In my report of change to UCLA, I explained to them about my situation to drop it (except mentioned UCI) and suggested to take a Dance class in summer to fulfill IGETC certificate. I did tell them English 1 B is a lecture class whereas the rest were online so that I can stay at home look after my husband and my daughter.

    Do you think my admission would be rescinded? I am just too worried at the moment. But it may take up to 15 business days to get a response from UCLA.

    Many thanks.
    edited April 26
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  • Sally_RubenstoneSally_Rubenstone 3012 replies1111 postsCC Admissions Expert Senior Member
    @Bibihcmvn - l'm a bit confused by your situation, so if you want to send me a Private Message to explain it more thoroughly, feel free.

    Did you just drop the English 1B class last Sunday when your husband disappeared? What will your transcript say ... that you Withdrew Passing? And why did you drop it ... are you concerned that you cannot leave the house at all to attend class because both your daughter and your husband require your full-time supervision? (I assume that he must have some medical or mental health problems.) But, if that's the case, how will you be able to take classes at UCLA in the fall?

    Although UCLA might not rescind your acceptance for dropping the one English class late in the semester, this situation COULD raise concerns in the UCLA admission office that you're not in a position to attend UCLA classes due to your responsibilities at home.

    Usually when a student fails a class or changes curriculum after applying, the decision to rescind or not rescind an acceptance is made on a case-by-case basis when the individual circumstances are examined. So my worry for you is not just that you dropped a class but WHY you dropped it. When the UCLA staff review your case, they may raise this issue and wonder if you will be able to take on the challenges of a full-time course load on the UCLA campus.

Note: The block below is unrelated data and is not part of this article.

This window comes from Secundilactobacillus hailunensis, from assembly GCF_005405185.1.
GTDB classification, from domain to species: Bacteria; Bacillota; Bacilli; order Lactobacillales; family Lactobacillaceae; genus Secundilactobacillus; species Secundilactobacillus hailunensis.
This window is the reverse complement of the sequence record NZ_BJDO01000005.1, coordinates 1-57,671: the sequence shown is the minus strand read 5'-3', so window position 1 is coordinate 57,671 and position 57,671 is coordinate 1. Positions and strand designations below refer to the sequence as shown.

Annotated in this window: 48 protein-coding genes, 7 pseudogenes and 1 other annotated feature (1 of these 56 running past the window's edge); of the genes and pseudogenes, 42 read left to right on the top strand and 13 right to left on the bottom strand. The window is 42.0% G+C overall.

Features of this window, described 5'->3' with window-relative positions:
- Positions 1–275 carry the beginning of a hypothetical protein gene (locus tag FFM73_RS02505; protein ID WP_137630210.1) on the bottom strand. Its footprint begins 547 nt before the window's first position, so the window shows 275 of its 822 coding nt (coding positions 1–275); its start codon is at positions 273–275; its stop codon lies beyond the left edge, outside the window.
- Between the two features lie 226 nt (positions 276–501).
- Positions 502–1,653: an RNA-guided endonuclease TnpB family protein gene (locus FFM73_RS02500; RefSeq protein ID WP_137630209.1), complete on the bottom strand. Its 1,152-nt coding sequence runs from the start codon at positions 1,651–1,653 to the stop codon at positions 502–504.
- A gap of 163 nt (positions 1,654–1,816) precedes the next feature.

So if you want to reply here, or via a Private Message, and provide more details, maybe I can offer some advice on how to proceed.
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  • BibihcmvnBibihcmvn 143 replies0 postsRegistered User Junior Member
    edited April 27
    @Sally_Rubenstone I just message you but forgot to answer that in my current transcript which I just sent to UCLA, it no show yet. After SPring, it will show W, because I withdrew it before the deadline.

    After dropping it, I still have one lecture class (Tax Accounting) but I need it for AS- Accounting degree. So I just add this detail to my explanation too.
    edited April 27
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  • tacoturnuptacoturnup 105 replies2 postsRegistered User Junior Member
    @Sally_Rubenstone

    Hi Sally!

    I have been waitlisted at UCSD as of 4/26:

    What would you suggest for someone that has achieved 66 UC transferrable credits as of Fall 2018, has completed all IGETC areas as of Fall 2018, and is currently taking 14 UC transferrable credits this Spring, of which only 3 credits are required to finish major prep for UCSD...but is failing 8/14 credits. The 3 credit major prep course I will most likely ace, as well as another 3 credit communications class (required for CSU). The other two classes are a random 5 credit course for Arabic, and a random 3 credit philosophy course I took. So I get A's or B's in two classes and F's in two classes. Not sure if this matters either (but I know they can see it on my application), but I'm taking these courses at 3 different colleges, just like I did last Fall. I probably spend more time on commuting then I do on homework haha.